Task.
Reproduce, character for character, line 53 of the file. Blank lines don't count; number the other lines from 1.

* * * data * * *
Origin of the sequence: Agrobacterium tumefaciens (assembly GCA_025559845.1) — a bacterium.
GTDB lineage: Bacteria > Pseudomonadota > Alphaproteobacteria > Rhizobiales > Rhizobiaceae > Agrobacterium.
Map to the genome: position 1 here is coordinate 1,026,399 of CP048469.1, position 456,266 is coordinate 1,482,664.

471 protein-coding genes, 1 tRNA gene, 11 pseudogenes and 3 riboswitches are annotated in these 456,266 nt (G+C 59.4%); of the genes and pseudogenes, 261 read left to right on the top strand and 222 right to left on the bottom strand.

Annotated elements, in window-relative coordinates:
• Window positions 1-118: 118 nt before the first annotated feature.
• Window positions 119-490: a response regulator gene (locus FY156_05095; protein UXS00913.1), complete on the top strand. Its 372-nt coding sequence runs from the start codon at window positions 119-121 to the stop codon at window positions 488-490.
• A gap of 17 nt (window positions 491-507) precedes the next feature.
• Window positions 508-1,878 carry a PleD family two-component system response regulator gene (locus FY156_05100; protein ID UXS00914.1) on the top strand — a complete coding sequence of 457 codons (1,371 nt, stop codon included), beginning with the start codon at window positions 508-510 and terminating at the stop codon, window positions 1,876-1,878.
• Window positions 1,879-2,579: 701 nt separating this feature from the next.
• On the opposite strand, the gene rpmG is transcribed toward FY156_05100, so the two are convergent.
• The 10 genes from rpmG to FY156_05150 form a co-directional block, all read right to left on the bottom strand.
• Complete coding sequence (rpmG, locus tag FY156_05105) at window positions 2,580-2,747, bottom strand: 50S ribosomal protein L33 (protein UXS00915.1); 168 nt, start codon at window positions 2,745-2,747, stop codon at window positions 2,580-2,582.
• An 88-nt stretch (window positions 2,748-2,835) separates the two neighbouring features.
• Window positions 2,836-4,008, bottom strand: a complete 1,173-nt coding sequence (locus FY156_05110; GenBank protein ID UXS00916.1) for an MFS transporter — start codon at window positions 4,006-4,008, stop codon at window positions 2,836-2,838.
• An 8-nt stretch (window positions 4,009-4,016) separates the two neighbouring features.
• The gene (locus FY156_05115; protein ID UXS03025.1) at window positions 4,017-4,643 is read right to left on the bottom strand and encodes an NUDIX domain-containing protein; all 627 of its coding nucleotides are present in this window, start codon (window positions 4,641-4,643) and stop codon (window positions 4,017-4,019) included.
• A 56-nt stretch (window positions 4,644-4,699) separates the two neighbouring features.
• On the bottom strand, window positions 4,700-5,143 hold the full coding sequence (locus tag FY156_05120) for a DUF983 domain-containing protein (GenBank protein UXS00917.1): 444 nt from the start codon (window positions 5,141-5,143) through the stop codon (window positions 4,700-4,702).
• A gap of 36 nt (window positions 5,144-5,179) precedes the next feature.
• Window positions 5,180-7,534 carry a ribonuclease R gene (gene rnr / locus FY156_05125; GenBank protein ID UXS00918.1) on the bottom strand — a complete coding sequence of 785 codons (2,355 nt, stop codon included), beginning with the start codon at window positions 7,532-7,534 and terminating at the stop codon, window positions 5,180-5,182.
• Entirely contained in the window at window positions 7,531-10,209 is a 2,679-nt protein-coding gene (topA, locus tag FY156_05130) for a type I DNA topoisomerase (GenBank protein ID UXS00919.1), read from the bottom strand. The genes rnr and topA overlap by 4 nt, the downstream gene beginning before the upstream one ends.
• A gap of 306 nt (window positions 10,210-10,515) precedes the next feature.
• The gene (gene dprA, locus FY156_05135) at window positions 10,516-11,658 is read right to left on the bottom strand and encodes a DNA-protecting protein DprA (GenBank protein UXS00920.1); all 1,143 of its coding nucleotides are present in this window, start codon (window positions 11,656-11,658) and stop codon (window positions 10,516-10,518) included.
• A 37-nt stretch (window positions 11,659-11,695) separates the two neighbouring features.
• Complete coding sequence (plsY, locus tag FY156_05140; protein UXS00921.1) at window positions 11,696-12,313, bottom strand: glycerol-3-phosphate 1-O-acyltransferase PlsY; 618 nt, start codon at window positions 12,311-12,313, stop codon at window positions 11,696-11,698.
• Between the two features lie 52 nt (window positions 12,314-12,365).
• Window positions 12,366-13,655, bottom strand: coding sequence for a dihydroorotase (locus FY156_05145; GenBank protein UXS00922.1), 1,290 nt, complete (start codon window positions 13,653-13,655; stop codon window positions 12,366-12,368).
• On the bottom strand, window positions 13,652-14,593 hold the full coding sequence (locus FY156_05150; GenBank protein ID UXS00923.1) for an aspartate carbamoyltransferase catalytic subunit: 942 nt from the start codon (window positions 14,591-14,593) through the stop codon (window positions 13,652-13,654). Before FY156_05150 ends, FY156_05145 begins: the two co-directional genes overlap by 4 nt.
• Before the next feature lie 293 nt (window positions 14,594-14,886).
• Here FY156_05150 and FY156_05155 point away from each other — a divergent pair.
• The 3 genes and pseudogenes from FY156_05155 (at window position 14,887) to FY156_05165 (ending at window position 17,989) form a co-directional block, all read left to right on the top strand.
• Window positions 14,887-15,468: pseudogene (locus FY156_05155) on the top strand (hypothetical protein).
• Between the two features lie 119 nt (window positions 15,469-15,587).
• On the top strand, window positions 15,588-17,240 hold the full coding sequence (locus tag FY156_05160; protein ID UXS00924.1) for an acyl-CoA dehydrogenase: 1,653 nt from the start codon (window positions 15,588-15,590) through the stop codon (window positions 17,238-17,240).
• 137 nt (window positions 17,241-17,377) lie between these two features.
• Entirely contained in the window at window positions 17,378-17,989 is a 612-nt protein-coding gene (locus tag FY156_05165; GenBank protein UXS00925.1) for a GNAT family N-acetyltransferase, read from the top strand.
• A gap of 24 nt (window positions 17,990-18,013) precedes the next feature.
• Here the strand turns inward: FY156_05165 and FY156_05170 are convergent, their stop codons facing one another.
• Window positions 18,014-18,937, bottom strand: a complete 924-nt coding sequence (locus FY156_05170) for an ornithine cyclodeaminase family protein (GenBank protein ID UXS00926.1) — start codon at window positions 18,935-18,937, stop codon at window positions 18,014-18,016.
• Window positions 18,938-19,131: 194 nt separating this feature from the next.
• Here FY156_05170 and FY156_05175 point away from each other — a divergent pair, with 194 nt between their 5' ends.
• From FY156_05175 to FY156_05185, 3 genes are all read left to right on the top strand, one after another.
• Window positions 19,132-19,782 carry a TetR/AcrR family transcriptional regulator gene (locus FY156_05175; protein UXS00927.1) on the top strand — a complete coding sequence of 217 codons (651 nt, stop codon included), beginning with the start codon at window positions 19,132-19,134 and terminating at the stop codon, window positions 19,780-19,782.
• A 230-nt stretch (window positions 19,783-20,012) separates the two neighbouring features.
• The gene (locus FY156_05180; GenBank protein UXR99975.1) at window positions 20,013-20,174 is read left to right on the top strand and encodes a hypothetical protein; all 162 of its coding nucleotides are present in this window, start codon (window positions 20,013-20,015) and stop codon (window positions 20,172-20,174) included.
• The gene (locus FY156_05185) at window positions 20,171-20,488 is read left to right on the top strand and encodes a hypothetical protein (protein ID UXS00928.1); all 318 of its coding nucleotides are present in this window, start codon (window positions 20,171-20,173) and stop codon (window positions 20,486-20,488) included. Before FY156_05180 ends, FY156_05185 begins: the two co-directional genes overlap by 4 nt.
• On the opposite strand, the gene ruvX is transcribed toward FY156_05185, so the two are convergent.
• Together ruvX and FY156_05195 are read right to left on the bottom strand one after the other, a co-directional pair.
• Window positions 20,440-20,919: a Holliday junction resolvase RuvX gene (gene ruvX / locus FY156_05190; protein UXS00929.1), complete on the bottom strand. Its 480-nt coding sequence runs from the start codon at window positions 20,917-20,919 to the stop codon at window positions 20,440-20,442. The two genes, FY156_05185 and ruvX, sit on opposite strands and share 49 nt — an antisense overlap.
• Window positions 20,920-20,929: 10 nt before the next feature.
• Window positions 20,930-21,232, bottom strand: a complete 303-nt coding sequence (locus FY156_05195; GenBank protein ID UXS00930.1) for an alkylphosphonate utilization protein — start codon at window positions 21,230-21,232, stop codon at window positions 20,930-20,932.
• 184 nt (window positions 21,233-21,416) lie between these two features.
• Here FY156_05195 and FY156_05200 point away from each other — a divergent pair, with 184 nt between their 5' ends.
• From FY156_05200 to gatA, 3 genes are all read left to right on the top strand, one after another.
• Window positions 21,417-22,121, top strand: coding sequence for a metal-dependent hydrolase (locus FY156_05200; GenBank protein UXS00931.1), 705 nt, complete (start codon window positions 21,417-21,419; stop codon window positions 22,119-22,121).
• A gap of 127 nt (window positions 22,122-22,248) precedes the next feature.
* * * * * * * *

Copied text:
• 184 nt (window positions 21,233-21,416) lie between these two features.